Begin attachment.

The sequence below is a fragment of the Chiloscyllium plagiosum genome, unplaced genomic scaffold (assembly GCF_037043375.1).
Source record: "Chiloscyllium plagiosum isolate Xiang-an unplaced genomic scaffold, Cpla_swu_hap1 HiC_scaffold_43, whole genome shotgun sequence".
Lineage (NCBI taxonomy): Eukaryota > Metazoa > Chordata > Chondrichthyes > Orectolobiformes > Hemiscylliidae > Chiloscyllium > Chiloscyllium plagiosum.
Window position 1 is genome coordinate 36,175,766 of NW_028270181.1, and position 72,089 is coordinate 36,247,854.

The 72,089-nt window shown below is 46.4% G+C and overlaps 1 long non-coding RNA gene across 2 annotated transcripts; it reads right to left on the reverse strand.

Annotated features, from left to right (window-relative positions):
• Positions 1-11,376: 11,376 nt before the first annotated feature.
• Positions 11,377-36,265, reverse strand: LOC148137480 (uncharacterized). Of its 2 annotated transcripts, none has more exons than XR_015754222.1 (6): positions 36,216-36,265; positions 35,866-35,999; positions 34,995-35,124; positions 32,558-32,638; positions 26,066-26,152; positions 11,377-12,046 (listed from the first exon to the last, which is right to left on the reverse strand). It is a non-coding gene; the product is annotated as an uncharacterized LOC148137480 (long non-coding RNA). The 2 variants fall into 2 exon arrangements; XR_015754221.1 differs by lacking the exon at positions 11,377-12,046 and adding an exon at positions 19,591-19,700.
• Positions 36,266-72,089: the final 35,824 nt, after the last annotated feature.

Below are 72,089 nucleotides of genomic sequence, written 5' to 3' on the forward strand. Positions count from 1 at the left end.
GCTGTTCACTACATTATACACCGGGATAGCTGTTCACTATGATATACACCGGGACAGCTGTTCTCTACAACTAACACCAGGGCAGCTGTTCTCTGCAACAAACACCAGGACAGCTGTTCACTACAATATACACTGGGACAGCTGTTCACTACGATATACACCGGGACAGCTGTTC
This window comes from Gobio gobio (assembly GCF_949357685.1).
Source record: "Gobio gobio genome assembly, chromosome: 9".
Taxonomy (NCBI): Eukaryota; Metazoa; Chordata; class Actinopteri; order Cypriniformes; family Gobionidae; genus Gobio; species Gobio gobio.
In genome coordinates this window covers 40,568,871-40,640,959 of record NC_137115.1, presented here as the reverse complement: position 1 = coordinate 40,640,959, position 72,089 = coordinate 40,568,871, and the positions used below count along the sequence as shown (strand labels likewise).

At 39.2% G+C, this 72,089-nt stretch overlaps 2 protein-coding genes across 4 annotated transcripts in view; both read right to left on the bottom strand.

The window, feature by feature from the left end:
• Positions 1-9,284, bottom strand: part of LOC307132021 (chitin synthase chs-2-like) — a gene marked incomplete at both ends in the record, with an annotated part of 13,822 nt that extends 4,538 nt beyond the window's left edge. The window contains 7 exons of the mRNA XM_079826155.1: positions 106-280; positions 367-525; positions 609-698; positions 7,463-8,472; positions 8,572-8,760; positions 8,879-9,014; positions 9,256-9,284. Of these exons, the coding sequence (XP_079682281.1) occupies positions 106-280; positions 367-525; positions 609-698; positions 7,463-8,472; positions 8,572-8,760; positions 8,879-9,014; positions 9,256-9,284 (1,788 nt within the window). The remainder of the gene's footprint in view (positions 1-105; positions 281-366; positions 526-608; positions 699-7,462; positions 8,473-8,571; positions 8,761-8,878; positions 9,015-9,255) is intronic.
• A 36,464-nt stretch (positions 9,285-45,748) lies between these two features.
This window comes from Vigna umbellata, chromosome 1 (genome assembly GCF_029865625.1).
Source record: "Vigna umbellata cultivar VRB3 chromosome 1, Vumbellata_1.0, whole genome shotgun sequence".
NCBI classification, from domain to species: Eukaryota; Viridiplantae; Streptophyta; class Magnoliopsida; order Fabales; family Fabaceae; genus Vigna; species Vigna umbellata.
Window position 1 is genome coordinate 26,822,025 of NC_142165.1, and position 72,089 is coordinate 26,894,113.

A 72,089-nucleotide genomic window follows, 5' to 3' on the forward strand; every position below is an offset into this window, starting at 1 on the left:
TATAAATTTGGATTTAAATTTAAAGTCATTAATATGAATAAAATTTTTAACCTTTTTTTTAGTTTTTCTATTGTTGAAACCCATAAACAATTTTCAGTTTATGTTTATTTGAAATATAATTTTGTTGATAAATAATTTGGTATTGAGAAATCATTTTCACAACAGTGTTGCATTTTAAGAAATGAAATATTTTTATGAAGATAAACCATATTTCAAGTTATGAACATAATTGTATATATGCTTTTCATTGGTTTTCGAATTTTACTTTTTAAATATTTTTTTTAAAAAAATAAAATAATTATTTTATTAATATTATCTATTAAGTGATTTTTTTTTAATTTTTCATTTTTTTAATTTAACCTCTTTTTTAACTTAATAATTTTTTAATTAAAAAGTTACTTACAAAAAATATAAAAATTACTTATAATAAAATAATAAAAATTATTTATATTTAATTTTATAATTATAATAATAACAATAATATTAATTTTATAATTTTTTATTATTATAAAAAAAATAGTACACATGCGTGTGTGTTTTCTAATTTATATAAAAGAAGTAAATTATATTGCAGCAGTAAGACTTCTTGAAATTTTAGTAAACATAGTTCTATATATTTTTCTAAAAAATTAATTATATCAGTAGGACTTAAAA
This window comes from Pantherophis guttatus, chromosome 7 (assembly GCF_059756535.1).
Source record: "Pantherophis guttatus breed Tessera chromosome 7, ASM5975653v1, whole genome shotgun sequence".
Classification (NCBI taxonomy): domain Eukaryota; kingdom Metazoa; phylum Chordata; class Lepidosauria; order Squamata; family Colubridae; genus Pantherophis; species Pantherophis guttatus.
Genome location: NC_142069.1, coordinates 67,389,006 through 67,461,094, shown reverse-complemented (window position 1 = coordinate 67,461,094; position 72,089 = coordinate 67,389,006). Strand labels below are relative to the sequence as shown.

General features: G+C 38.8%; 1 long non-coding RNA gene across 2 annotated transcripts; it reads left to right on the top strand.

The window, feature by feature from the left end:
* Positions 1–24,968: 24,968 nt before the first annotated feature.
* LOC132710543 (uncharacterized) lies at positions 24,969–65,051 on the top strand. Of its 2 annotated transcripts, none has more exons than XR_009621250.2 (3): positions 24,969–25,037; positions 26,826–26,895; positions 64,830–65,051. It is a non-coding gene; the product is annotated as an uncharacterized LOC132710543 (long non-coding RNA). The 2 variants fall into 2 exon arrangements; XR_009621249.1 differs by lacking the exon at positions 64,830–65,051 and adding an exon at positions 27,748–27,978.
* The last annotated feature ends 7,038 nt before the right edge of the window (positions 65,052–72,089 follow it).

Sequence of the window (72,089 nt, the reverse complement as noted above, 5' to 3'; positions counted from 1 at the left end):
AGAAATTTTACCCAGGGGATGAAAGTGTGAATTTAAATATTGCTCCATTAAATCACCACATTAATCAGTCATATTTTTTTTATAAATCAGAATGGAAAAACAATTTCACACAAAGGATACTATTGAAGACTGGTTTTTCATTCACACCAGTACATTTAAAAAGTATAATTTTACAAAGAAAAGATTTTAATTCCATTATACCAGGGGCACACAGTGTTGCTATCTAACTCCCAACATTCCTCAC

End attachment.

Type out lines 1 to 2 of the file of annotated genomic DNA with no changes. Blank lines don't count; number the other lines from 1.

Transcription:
The sequence below is a fragment of the Chiloscyllium plagiosum genome, unplaced genomic scaffold (assembly GCF_037043375.1).
Source record: "Chiloscyllium plagiosum isolate Xiang-an unplaced genomic scaffold, Cpla_swu_hap1 HiC_scaffold_43, whole genome shotgun sequence".